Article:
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Microsoft unveils Teams, a chat app for work, and Slack’s response is priceless
Microsoft unveiled today its “chat-based workspace” called Microsoft Teams. Sound familiar? I don’t blame you because apps like this have been coming and going for the past decade now. Well, Slack obviously sees the irony in all this as a key market player: the company published an open letter to Microsoft, and their sass is just savage.
The basic concept behind Microsoft Teams is nothing novel – it essentially wants to connect workers and render email an obsolete form of enterprise communication. Now, Microsoft-owned Skype is already used for that along with Outlook, but Teams takes it one step further: it is truly chat-centric with built-in access to Microsoft essentials like SharePoint, and it even lets you work on documents right within the app. As with any other chat app, you can customize each team to include all the features your team needs to access and use every day.
Now that you know what Microsoft Teams is, let’s get to Slack’s response to Microsoft’s unveiling. Slack, as you probably know, is a main player in enterprise communication. Among a myriad of chat applications, it managed to capture a significant amount of market share. I mean, this three-year-old company managed to get $200 million in funding just a few months ago at a $3.8 billion valuation. Slack clearly knows what it’s doing, to say the least, and that’s why they’ve take a moment to throw huge shade:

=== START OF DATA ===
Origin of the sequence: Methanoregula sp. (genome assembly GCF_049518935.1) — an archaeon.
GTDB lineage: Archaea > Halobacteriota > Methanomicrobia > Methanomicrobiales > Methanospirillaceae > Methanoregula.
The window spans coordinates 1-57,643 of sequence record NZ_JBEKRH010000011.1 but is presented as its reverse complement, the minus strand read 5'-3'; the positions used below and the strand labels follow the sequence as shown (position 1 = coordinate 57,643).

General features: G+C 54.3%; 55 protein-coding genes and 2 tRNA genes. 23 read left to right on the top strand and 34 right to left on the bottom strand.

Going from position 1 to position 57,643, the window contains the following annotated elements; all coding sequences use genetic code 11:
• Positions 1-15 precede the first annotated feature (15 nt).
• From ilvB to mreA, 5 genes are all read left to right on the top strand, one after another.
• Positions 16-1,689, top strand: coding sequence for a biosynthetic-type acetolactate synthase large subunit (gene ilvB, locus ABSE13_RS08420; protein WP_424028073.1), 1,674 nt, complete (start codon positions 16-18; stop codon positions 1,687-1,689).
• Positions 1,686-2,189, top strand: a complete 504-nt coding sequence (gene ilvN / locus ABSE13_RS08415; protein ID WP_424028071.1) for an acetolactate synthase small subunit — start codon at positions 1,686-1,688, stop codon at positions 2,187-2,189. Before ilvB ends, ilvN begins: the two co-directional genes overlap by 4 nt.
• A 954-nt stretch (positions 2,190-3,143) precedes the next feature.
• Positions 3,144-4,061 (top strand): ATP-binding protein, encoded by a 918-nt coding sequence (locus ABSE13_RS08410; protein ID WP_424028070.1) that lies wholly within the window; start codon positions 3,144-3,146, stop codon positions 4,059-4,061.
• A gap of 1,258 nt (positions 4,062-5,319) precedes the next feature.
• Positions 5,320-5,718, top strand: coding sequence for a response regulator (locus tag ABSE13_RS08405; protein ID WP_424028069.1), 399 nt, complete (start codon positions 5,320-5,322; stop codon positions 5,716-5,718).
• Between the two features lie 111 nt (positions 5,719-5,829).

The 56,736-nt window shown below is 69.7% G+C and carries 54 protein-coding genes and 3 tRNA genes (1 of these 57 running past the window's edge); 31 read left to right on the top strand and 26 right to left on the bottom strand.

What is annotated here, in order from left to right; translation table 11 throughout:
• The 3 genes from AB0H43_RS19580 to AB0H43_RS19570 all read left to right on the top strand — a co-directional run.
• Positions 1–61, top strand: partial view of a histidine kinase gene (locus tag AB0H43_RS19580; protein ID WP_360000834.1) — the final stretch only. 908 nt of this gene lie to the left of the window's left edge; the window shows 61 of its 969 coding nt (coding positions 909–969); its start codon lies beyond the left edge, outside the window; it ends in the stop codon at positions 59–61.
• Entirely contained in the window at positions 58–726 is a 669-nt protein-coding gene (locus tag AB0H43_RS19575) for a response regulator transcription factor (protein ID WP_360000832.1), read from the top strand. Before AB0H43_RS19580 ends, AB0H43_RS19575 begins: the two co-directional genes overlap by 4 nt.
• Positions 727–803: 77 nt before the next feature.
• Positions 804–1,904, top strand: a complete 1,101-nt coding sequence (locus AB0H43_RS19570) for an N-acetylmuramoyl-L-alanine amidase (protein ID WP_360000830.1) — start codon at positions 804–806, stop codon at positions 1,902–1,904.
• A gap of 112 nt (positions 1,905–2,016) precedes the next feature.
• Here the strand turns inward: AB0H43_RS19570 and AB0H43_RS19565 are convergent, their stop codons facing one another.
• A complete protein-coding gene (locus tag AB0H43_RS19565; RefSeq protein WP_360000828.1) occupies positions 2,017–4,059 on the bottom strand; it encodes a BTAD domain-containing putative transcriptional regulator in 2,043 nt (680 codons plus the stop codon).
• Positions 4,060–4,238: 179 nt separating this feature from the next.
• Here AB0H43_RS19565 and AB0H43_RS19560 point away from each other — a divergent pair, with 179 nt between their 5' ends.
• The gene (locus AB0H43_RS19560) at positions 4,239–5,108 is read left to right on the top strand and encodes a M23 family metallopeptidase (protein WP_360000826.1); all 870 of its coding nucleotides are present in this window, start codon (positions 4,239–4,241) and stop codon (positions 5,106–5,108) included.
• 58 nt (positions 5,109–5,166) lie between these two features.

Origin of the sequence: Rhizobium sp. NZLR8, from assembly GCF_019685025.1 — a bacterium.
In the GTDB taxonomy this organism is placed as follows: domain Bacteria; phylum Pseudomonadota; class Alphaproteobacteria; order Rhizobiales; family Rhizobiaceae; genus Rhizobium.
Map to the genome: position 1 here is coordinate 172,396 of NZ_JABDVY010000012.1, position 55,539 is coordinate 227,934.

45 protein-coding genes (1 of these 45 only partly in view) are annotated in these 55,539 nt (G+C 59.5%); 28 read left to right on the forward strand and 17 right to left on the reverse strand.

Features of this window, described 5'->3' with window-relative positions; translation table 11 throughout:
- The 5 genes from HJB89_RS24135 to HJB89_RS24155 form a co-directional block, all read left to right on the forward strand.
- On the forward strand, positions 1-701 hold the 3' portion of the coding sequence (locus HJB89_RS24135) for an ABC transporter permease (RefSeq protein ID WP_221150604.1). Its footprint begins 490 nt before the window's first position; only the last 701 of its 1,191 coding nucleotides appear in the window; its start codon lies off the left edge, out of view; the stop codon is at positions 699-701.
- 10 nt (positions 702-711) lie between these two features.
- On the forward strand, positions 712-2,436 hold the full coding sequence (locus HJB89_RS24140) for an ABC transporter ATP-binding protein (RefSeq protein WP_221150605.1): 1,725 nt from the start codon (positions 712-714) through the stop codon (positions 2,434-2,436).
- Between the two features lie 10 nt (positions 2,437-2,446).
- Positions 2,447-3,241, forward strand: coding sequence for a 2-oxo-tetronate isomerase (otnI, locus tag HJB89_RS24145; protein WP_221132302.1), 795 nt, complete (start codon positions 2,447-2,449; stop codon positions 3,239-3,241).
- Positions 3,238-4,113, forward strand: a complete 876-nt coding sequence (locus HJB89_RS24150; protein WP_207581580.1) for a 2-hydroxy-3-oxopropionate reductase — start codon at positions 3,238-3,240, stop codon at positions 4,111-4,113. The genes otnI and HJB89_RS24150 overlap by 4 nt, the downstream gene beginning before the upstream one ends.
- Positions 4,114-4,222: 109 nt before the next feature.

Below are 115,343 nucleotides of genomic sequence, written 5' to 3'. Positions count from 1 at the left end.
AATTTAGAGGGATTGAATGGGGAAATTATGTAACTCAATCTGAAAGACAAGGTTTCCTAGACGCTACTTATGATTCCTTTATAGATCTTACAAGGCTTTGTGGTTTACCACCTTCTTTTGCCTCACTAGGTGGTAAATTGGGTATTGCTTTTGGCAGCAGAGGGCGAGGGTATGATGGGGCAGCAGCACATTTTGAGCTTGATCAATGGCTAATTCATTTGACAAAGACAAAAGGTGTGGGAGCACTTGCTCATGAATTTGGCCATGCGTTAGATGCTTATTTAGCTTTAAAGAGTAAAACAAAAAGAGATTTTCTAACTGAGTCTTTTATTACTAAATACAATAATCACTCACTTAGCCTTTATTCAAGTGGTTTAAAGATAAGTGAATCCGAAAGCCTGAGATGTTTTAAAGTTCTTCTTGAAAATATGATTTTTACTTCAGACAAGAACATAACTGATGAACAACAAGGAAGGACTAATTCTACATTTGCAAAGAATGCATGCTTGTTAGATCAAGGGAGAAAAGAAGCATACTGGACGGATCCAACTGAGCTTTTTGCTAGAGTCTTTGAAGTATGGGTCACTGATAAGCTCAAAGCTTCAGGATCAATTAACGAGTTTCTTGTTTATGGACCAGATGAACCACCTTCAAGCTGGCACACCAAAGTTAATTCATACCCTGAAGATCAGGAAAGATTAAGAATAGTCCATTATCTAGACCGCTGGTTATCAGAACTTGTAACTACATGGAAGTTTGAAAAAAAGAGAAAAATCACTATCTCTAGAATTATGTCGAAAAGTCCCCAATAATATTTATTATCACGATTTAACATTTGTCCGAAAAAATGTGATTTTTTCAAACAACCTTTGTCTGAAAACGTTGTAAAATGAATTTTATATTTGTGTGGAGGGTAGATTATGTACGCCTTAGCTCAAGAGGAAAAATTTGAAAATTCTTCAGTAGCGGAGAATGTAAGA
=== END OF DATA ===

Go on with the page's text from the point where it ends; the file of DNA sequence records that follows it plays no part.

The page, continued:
Dear Microsoft – Wow. Big news! Congratulations on today’s announcements. We’re genuinely excited to have some competition. We realized a few years ago that… every business would be using Slack, or “something just like it,” within the decade. It’s validating to see you’ve come around to the same way of thinking… However, all this is harder than it looks. So, as you set out to build “something just like it,” we want to give you some friendly advice…
You can read the full list of advice from Slack here, but the company is very clear on the fact that Slack is here to stay and compete with Microsoft Teams.
Obviously, given that many businesses use Microsoft Outlook and Office software already, Microsoft Teams may be easier to integrate than to install a separate app. So we’ll have to wait to see whether Microsoft will emerge as the winner amongst Slack, Facebook, and a slew of others.
If you want to try Microsoft Teams, click the link below: